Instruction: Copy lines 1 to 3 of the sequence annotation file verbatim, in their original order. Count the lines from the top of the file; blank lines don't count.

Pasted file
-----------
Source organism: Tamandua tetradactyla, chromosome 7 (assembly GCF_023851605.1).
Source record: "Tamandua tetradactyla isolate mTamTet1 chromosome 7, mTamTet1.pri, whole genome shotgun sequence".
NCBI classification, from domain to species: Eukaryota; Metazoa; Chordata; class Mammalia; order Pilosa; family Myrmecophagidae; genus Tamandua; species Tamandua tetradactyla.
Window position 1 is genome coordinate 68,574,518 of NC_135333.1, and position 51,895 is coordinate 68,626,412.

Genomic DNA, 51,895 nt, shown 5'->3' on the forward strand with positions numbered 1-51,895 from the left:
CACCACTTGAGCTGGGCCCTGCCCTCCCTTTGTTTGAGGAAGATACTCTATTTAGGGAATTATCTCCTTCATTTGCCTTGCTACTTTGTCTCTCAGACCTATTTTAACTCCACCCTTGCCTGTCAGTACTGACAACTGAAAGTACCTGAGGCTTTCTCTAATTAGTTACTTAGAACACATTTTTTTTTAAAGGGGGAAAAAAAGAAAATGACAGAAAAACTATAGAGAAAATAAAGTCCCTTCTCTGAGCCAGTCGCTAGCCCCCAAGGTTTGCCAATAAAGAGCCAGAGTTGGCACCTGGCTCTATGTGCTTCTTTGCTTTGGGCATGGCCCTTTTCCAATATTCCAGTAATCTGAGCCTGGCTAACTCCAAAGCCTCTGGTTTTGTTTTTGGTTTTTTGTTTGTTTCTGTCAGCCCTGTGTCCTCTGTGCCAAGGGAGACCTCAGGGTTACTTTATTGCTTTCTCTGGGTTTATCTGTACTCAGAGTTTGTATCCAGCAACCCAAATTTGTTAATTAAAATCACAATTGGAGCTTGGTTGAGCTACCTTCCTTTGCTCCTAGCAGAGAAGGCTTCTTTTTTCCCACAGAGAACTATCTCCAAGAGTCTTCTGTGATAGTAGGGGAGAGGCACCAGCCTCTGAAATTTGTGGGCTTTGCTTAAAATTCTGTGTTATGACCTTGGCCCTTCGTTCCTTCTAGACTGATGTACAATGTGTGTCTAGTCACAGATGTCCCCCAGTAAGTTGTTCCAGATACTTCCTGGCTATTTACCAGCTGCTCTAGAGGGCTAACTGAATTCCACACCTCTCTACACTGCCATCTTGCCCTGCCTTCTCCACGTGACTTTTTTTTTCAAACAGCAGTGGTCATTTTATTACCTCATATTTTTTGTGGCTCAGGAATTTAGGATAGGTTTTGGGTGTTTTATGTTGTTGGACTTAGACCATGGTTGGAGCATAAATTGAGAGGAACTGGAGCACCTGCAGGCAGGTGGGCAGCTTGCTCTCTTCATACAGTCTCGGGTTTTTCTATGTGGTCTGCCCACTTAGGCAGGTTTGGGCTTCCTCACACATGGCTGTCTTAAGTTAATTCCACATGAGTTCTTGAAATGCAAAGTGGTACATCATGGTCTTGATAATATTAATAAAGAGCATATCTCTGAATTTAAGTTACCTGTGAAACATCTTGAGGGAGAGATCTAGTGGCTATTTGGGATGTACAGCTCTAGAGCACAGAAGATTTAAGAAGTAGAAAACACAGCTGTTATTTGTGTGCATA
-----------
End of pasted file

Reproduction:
Source organism: Tamandua tetradactyla, chromosome 7 (assembly GCF_023851605.1).
Source record: "Tamandua tetradactyla isolate mTamTet1 chromosome 7, mTamTet1.pri, whole genome shotgun sequence".
NCBI classification, from domain to species: Eukaryota; Metazoa; Chordata; class Mammalia; order Pilosa; family Myrmecophagidae; genus Tamandua; species Tamandua tetradactyla.